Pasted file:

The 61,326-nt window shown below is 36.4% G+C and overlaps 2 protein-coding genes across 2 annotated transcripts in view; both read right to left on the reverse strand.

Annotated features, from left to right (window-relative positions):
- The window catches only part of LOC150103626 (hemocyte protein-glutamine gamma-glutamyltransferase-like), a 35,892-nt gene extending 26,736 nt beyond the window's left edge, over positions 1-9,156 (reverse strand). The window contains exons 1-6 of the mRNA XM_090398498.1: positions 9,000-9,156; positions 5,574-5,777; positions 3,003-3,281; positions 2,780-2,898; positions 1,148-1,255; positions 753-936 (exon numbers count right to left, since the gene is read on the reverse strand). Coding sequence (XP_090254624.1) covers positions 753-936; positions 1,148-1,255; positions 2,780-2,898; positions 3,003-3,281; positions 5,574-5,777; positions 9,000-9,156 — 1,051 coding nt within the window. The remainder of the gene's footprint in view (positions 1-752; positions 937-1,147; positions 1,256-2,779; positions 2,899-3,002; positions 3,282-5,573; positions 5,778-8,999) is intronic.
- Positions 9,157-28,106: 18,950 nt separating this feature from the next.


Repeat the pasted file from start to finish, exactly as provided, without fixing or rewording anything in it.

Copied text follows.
The 61,326-nt window shown below is 36.4% G+C and overlaps 2 protein-coding genes across 2 annotated transcripts in view; both read right to left on the reverse strand.

Annotated features, from left to right (window-relative positions):
- The window catches only part of LOC150103626 (hemocyte protein-glutamine gamma-glutamyltransferase-like), a 35,892-nt gene extending 26,736 nt beyond the window's left edge, over positions 1-9,156 (reverse strand). The window contains exons 1-6 of the mRNA XM_090398498.1: positions 9,000-9,156; positions 5,574-5,777; positions 3,003-3,281; positions 2,780-2,898; positions 1,148-1,255; positions 753-936 (exon numbers count right to left, since the gene is read on the reverse strand). Coding sequence (XP_090254624.1) covers positions 753-936; positions 1,148-1,255; positions 2,780-2,898; positions 3,003-3,281; positions 5,574-5,777; positions 9,000-9,156 — 1,051 coding nt within the window. The remainder of the gene's footprint in view (positions 1-752; positions 937-1,147; positions 1,256-2,779; positions 2,899-3,002; positions 3,282-5,573; positions 5,778-8,999) is intronic.
- Positions 9,157-28,106: 18,950 nt separating this feature from the next.